EU has approved medicinal cannabis for the first time as a potential treatment for two rare and severe forms of childhood epilepsy.
Doctors don’t recommend Epidiolex, the herbal oral suspension as a long term treatment option for the children with Dravet syndrome or Lennox-Gastaut syndrome. However not all the parents are satisfied with it and want an alternative consisting of a component not included in this drug.
CBD or cannabidiol is a chemical component of the Cannabis sativa plant, famous as marijuana. CBD doesn’t cause euphoria or high in the consumers. Basically, it is the THC that is the main psychoactive component of Cannabis.
Epidiolex is 100% free of this psychoactive component, tetrahydrocannabinol or THC. Due to this, parents don’t find this drug as useful as with THC and come up with the observation that this treatment is not effective for the children. They state its reason for lacking THC which is actually helpful in reducing the frequency of seizures in epilepsy.
The medication introduced by GW Pharmaceutical as a treatment for epilepsy would be used in combination with clobazam which is another epilepsy medication.
Is this medicinal cannabis approved worldwide or not?
The US Food and Drug Administration FDA approved the Epidiolex last year for the first time as the treatment for Dravet syndrome. It is a rare genetic disease with frequent fever-related seizures.
In a statement, FDA Commissioner Scott Gottlieb said, “This approval serves as a reminder that advancing sound development programs that properly evaluate active ingredients contained in marijuana can lead to important medical therapies. And, the FDA is committed to this kind of careful scientific research and drug development.”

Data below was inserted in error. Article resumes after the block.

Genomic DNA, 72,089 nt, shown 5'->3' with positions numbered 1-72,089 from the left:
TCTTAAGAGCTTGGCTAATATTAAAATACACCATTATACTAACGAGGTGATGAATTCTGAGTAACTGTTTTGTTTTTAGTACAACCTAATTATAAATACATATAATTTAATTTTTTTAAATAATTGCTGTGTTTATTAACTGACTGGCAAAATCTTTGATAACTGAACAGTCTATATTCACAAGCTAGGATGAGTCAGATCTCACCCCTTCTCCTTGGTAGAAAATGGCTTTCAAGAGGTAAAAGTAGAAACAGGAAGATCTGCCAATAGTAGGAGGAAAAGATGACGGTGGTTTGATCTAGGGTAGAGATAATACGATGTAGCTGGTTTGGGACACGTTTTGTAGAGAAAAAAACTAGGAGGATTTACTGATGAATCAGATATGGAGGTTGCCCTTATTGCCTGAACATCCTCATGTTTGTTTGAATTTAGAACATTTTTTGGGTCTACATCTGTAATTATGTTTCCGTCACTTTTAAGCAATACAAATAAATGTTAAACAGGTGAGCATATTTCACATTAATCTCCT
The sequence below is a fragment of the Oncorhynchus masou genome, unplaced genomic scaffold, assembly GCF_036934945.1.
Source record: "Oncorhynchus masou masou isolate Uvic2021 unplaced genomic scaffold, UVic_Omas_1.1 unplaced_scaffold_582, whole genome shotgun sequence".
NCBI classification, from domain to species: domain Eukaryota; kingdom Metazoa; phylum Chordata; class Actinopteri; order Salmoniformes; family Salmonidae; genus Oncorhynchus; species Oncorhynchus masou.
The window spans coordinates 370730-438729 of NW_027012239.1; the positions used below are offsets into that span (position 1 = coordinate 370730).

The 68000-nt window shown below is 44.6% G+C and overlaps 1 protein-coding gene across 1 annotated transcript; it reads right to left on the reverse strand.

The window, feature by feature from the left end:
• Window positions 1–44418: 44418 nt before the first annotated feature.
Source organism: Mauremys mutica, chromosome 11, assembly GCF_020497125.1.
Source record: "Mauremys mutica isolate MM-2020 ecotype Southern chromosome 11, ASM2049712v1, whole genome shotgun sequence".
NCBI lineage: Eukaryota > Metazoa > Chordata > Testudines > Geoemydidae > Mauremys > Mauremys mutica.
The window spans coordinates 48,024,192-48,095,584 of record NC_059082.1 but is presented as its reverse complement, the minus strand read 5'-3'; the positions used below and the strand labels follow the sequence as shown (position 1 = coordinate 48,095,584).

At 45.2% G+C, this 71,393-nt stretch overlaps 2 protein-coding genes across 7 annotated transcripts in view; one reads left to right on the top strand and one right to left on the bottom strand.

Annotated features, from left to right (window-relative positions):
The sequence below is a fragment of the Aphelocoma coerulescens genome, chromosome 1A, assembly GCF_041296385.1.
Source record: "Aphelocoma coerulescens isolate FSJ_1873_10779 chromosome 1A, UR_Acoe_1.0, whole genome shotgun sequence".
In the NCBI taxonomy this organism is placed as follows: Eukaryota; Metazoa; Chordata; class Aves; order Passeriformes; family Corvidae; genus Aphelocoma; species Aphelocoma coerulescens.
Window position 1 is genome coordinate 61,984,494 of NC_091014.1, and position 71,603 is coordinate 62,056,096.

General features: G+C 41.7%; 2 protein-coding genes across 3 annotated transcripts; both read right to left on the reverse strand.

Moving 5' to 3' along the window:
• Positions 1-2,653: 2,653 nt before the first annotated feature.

On the other hand, CHMP- the European Medicines Agency’s (EMA’s) Committee for Medicinal Products for Humans Use also has a positive opinion about the recommendation of this product.
The CHMP’s positive opinion depends on the results from 4 trials including 714 members suffering from either Dravet Syndrome or Lennox- Gastaut syndrome. The results demonstrate that the frequency of seizures may be lesser with cannabidiol products instead of a placebo.
UK also approved this oral solution; however, NHS doesn’t recommend its use currently. A month ago, due to the absence of evidence of its long haul viability, the UK’s National Institute for Health and Care Excellence settled on an initiative decision about not recommending the prescription of Epidiolex.
Legal Medicinal Cannabis Products Containing THC
Many other cannabis products containing THC are also legal in the UK. But only a specialist doctor can prescribe these medicines. That too, only in the case if all other medicines fail to work on a patient.
Nabilone is a cannabis-based medicine, legal in the UK. It is available in the form of capsules and works in a similar way to tetrahydrocannabinol or THC. This drug may help people with nausea in the case of chemotherapy.
Sativex is also a drug from cannabis plant consisting of both THC and CBD. This drug is also legal in the UK to help people with multiple sclerosis.
Epidiolex is not a Magical Bullet
Extensive trials and clinical studies also prove the efficacy of this cannabis-derived drug. A Professor of Neurology at UCL and Medical Director at Epilepsy Society, Ley Sander said:
“This is good news for children with some of the most serious forms of epilepsy. Epidyolex has been clinically trialed to prove its efficacy and safety so, where appropriate, physicians will be able to prescribe it in the knowledge that there is evidence to support its use.”
“Epidyolex has been through extensive clinical trials and although not a magic bullet, we know that it may work for some children whose seizures do not respond to current treatment options. But like all anti-seizure drugs, it would seem that Epidyolex may work for some children but not for others.”
In short, this positive step made by the EU for the approval of Epidiolex as a treatment for epilepsy will bring hope among the people suffering from deadly disease. However, restorative cannabis, in any case, will remain a question mark and there are many obstacles ahead to approve its marketing authorization.